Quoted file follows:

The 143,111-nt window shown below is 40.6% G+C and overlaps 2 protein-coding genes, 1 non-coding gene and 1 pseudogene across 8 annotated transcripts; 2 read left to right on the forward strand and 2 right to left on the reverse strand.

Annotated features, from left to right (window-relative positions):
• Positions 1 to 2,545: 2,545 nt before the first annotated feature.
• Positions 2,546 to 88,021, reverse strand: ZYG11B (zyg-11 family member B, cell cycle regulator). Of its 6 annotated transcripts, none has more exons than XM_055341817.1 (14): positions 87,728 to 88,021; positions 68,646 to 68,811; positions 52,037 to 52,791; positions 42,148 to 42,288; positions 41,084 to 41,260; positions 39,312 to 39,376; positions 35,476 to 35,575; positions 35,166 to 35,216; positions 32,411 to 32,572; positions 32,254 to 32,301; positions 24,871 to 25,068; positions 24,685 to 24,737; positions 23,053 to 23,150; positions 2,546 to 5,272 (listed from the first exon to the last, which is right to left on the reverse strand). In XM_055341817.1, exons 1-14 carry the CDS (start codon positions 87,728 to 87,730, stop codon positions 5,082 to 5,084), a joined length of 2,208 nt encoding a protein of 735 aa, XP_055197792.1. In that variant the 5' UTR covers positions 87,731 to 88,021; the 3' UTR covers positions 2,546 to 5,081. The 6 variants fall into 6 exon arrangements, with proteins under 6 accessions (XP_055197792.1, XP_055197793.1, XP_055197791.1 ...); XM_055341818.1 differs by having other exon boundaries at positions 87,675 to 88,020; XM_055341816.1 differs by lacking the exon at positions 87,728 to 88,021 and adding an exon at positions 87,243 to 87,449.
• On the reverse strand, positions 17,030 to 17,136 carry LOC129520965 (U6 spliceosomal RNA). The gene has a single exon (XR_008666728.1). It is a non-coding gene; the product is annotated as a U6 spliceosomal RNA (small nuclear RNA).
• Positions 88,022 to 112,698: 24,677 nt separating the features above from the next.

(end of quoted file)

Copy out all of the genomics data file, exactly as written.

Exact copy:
The 143,111-nt window shown below is 40.6% G+C and overlaps 2 protein-coding genes, 1 non-coding gene and 1 pseudogene across 8 annotated transcripts; 2 read left to right on the forward strand and 2 right to left on the reverse strand.

Annotated features, from left to right (window-relative positions):
• Positions 1 to 2,545: 2,545 nt before the first annotated feature.
• Positions 2,546 to 88,021, reverse strand: ZYG11B (zyg-11 family member B, cell cycle regulator). Of its 6 annotated transcripts, none has more exons than XM_055341817.1 (14): positions 87,728 to 88,021; positions 68,646 to 68,811; positions 52,037 to 52,791; positions 42,148 to 42,288; positions 41,084 to 41,260; positions 39,312 to 39,376; positions 35,476 to 35,575; positions 35,166 to 35,216; positions 32,411 to 32,572; positions 32,254 to 32,301; positions 24,871 to 25,068; positions 24,685 to 24,737; positions 23,053 to 23,150; positions 2,546 to 5,272 (listed from the first exon to the last, which is right to left on the reverse strand). In XM_055341817.1, exons 1-14 carry the CDS (start codon positions 87,728 to 87,730, stop codon positions 5,082 to 5,084), a joined length of 2,208 nt encoding a protein of 735 aa, XP_055197792.1. In that variant the 5' UTR covers positions 87,731 to 88,021; the 3' UTR covers positions 2,546 to 5,081. The 6 variants fall into 6 exon arrangements, with proteins under 6 accessions (XP_055197792.1, XP_055197793.1, XP_055197791.1 ...); XM_055341818.1 differs by having other exon boundaries at positions 87,675 to 88,020; XM_055341816.1 differs by lacking the exon at positions 87,728 to 88,021 and adding an exon at positions 87,243 to 87,449.
• On the reverse strand, positions 17,030 to 17,136 carry LOC129520965 (U6 spliceosomal RNA). The gene has a single exon (XR_008666728.1). It is a non-coding gene; the product is annotated as a U6 spliceosomal RNA (small nuclear RNA).
• Positions 88,022 to 112,698: 24,677 nt separating the features above from the next.